My little miracle was absolutely perfect, incredibly beautiful with dark whispy hair and a little button nose. We spent two precious days with our baby girl, holding her, kissing her and telling her a lifetime of stories, while crying a lifetime of tears. Her daddy bathed her and we dressed her in the special outfits we had chosen just for her. And then we had to say goodbye, a memory I cannot linger in, as it still shatters my heart.
As we walked out of the hospital that day, I could not have imagined that 10 months later we would be leaving with another beautiful baby girl. We had one frozen embryo remaining and after seven previous failed FETs, hope was barely there. But by some miracle, it worked and for the second time, we heard that amazing news: you're pregnant! My second pregnancy was clinically straight forward, but emotionally it was the biggest challenge of my life. Every day I am thankful for the care of the most incredible obstetrician. I honestly have no idea how I would have survived without her. Watching her lift my youngest baby girl into the world will forever be one of my most treasured memories.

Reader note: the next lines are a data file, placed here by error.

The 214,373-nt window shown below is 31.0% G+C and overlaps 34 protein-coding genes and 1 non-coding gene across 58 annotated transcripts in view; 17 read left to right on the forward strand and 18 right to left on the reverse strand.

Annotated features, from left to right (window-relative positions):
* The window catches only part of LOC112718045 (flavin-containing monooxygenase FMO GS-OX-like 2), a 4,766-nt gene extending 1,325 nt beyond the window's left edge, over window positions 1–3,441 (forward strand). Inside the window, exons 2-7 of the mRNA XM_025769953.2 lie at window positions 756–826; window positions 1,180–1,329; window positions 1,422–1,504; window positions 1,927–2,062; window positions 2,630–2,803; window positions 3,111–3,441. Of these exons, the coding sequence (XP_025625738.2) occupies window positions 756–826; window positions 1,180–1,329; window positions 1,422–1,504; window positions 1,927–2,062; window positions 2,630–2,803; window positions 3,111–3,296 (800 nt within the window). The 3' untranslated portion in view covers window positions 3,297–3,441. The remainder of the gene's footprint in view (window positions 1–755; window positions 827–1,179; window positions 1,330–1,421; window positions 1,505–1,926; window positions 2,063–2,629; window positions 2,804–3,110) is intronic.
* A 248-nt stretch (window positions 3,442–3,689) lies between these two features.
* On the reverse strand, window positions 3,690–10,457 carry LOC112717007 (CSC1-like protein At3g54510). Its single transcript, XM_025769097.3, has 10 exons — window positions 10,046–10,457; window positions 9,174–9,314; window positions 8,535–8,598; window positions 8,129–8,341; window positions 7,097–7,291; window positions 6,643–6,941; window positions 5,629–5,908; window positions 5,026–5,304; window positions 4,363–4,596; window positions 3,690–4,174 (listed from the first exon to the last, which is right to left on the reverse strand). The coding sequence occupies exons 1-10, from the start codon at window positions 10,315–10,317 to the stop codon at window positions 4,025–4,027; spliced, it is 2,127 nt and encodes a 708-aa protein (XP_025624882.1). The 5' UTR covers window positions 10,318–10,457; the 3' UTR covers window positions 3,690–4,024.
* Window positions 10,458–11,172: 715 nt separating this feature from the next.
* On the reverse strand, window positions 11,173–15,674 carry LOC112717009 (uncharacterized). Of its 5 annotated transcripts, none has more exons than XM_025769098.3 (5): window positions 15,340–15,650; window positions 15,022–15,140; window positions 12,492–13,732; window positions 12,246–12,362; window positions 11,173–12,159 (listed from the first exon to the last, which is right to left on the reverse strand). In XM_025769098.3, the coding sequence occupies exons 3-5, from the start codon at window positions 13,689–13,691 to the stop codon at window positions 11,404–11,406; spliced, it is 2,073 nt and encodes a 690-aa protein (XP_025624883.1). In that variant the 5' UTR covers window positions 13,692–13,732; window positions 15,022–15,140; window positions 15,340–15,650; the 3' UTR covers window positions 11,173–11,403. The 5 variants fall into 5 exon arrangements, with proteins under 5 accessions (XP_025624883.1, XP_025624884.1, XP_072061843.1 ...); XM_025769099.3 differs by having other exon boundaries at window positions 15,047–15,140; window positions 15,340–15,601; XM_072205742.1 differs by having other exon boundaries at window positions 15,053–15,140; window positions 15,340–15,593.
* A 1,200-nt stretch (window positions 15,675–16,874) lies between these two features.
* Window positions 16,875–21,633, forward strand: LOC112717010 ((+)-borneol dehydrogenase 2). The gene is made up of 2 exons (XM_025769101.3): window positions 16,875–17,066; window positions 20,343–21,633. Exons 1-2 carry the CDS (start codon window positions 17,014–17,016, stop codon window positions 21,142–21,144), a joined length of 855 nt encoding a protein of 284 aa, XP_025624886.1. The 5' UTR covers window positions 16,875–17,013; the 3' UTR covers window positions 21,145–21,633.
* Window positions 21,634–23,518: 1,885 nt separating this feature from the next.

And now my little bundle of hope is an energetic toddler, bringing smiles and laughter to my every day, much needed respite from the intense pain of missing her big sister. A few months ago, we decided to try for another baby, so my wee girl would have a sibling who's here with her, to share in her laughter and play. But it wasn't meant to be. And so now as I type, I am stuck. I want so desperately for my family to grow. I long to feel the wonder of pregnancy again, to hold another newborn, to breastfeed again. But I don't know if I will ever get that wish. Diminishing time and money may be too much to overcome. I feel so lucky to be a mother to two precious girls, but I am terrified of spending the rest of my life with the painful longing for more. I hope that my journey isn't yet over, though I know there may be many more bumps in the road ahead.